Labour says there was no data breach from cyber attack
The FT’s Jim Pickard and Sebastian Payne report:
Britain’s Labour party experienced a “sophisticated and large-scale cyber-attack” on its digital platforms on Monday, it has revealed.
The party said it was confident that its security systems ensured there had been no data breach but said it had reported the attack to the National Cyber Security Centre.
“We have experienced a sophisticated and large-scale cyber-attack on Labour digital platforms. We took swift action and these attempts failed due to our robust security systems. The integrity of all our platforms was maintained and we are confident that no data breach occurred,” a spokeswoman said on Tuesday.
“Our security procedures have slowed down some of our campaign activities, but these were restored this morning and we are back up to full speed. We have reported the matter to the National Cyber Security Centre.”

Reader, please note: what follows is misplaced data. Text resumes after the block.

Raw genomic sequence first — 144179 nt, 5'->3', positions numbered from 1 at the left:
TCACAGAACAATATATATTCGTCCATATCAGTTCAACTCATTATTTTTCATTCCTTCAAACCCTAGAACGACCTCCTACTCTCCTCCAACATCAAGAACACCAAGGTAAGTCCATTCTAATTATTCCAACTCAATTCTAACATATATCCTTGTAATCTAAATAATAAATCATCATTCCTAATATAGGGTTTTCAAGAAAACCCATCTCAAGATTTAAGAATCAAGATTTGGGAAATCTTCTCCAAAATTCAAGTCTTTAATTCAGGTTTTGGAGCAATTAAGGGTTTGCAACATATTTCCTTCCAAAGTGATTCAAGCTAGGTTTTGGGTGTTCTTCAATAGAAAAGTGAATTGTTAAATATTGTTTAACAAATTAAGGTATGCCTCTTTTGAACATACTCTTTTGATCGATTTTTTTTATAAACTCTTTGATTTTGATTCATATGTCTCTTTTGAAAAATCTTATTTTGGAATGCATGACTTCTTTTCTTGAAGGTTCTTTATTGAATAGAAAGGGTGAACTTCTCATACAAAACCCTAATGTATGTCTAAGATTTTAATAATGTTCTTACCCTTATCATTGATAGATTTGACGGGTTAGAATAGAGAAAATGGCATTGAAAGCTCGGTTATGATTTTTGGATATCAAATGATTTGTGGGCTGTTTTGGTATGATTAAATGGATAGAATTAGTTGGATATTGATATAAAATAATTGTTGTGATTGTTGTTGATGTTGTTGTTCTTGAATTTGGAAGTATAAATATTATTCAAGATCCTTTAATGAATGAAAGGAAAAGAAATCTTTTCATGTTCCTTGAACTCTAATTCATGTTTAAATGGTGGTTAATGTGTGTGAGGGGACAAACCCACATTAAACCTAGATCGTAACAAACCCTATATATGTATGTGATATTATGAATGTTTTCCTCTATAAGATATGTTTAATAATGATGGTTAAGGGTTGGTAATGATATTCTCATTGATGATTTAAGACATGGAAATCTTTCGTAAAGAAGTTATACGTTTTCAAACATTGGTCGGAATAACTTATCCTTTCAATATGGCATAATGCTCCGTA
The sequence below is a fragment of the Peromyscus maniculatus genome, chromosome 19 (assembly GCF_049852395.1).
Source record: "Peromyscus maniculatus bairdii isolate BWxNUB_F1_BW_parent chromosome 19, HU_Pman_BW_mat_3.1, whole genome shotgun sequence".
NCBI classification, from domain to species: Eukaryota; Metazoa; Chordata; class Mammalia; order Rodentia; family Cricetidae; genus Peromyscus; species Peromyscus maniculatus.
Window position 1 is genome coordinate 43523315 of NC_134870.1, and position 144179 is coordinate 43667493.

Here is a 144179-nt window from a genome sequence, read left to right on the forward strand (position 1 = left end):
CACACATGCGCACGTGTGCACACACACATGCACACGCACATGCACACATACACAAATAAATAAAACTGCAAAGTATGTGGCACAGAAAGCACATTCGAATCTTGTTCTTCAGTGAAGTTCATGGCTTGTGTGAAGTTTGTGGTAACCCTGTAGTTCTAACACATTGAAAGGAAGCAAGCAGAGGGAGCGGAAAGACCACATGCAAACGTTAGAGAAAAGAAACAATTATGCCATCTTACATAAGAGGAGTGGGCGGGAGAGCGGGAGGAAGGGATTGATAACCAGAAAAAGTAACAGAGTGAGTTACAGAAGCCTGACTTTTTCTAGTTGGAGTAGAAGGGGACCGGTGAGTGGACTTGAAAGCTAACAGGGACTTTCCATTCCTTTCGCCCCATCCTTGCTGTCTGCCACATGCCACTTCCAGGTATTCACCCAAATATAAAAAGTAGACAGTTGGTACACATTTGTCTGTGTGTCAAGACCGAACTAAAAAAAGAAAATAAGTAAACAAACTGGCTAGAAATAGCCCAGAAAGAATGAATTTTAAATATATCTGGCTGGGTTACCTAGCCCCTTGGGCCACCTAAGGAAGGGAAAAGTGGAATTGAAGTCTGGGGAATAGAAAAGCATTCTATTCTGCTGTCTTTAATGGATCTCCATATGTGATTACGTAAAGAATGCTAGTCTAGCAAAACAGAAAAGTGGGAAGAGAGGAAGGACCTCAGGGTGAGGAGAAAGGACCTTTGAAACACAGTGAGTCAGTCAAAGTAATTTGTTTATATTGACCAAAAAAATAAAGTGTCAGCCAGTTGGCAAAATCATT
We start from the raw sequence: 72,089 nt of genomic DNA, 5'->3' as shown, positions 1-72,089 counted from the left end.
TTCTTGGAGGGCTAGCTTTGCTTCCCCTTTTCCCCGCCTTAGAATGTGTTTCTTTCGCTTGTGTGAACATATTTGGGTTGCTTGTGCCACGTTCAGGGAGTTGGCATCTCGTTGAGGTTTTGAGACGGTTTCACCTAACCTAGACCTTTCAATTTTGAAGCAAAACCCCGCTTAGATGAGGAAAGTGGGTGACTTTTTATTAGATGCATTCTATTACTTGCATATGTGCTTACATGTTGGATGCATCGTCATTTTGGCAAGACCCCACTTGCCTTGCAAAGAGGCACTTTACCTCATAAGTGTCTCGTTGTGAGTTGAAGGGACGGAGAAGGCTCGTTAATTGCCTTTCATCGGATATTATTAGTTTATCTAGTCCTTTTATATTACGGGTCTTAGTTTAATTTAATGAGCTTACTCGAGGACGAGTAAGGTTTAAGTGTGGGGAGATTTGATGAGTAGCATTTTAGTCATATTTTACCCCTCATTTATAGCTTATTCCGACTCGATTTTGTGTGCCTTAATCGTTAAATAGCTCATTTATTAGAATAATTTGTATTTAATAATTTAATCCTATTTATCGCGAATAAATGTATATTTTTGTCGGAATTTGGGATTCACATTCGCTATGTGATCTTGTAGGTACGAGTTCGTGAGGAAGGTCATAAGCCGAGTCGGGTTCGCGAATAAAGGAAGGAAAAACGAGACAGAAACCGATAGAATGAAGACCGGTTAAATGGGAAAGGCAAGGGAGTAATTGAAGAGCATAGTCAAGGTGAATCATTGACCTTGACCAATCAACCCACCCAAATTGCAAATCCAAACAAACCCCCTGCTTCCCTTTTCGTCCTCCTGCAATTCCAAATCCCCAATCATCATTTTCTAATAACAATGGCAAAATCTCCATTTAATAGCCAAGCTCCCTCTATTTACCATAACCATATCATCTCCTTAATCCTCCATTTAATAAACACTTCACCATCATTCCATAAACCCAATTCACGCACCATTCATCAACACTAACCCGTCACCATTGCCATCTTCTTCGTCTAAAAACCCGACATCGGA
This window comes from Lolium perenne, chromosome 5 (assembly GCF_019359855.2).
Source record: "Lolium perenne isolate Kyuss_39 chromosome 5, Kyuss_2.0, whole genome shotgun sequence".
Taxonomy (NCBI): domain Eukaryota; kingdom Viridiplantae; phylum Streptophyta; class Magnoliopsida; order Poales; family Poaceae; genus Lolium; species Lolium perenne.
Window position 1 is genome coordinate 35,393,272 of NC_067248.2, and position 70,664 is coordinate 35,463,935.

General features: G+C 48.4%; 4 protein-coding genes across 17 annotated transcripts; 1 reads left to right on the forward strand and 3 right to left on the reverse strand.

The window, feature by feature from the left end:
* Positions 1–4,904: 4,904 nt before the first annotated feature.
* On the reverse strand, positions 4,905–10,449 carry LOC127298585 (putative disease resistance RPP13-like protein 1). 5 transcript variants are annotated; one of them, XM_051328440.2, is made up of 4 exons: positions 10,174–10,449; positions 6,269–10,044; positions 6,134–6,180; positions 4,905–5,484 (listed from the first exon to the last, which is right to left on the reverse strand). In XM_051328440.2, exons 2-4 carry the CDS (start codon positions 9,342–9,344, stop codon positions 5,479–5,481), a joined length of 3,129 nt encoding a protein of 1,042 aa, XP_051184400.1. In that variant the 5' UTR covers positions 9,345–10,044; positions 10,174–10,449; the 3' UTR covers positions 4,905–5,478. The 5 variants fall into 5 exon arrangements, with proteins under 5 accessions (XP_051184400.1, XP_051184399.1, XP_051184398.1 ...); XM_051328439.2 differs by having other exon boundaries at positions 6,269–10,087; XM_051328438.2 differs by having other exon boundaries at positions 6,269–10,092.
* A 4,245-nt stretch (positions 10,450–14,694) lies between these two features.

Although the party has not said which digital platforms were targeted it is thought that some involved election tools which could contain details about voters.
Niall Sookoo, Labour’s executive director of elections, wrote to campaigners to explain why systems were working slowly on Monday.
“Yesterday afternoon our security systems identified that, in a very short period of time, there were large-scale and sophisticated attacks on Labour Party platforms which had the intention of taking our systems entirely offline,” he wrote.
“I would I like to pay tribute to all the teams at Labour HQ who identified this risk and acted quickly to protect us.”
Separately The Times revealed on Tuesday that Labour had published the names of people who had donated through its website in what could – according to experts – be a breach of the European Union’s General Data Protection Regulation (GDPR) rules.
Labour removed the information from its website after being alerted by journalists.